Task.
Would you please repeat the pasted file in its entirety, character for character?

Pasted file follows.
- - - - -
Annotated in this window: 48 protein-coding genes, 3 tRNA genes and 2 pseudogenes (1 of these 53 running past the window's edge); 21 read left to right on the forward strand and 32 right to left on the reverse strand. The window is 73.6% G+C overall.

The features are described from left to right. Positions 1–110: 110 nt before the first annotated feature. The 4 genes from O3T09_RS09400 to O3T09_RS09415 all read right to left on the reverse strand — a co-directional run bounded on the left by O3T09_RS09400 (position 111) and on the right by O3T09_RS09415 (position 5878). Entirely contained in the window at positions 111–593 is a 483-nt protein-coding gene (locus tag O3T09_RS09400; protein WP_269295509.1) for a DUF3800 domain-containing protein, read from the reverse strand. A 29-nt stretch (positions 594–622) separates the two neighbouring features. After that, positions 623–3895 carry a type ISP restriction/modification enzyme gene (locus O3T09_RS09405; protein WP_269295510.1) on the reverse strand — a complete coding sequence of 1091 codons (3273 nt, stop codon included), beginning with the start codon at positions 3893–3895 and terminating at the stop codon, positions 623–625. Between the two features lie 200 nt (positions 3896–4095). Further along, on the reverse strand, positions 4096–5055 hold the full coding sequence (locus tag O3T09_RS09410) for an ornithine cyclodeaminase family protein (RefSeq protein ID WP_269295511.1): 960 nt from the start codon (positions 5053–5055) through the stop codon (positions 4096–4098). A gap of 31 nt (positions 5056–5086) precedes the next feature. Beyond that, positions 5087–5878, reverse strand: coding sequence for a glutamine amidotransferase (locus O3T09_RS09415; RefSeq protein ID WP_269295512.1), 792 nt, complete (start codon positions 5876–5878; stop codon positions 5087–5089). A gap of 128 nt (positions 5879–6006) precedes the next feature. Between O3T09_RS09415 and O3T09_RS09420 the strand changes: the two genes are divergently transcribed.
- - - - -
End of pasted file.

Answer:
Annotated in this window: 48 protein-coding genes, 3 tRNA genes and 2 pseudogenes (1 of these 53 running past the window's edge); 21 read left to right on the forward strand and 32 right to left on the reverse strand. The window is 73.6% G+C overall.

The features are described from left to right. Positions 1–110: 110 nt before the first annotated feature. The 4 genes from O3T09_RS09400 to O3T09_RS09415 all read right to left on the reverse strand — a co-directional run bounded on the left by O3T09_RS09400 (position 111) and on the right by O3T09_RS09415 (position 5878). Entirely contained in the window at positions 111–593 is a 483-nt protein-coding gene (locus tag O3T09_RS09400; protein WP_269295509.1) for a DUF3800 domain-containing protein, read from the reverse strand. A 29-nt stretch (positions 594–622) separates the two neighbouring features. After that, positions 623–3895 carry a type ISP restriction/modification enzyme gene (locus O3T09_RS09405; protein WP_269295510.1) on the reverse strand — a complete coding sequence of 1091 codons (3273 nt, stop codon included), beginning with the start codon at positions 3893–3895 and terminating at the stop codon, positions 623–625. Between the two features lie 200 nt (positions 3896–4095). Further along, on the reverse strand, positions 4096–5055 hold the full coding sequence (locus tag O3T09_RS09410) for an ornithine cyclodeaminase family protein (RefSeq protein ID WP_269295511.1): 960 nt from the start codon (positions 5053–5055) through the stop codon (positions 4096–4098). A gap of 31 nt (positions 5056–5086) precedes the next feature. Beyond that, positions 5087–5878, reverse strand: coding sequence for a glutamine amidotransferase (locus O3T09_RS09415; RefSeq protein ID WP_269295512.1), 792 nt, complete (start codon positions 5876–5878; stop codon positions 5087–5089). A gap of 128 nt (positions 5879–6006) precedes the next feature. Between O3T09_RS09415 and O3T09_RS09420 the strand changes: the two genes are divergently transcribed.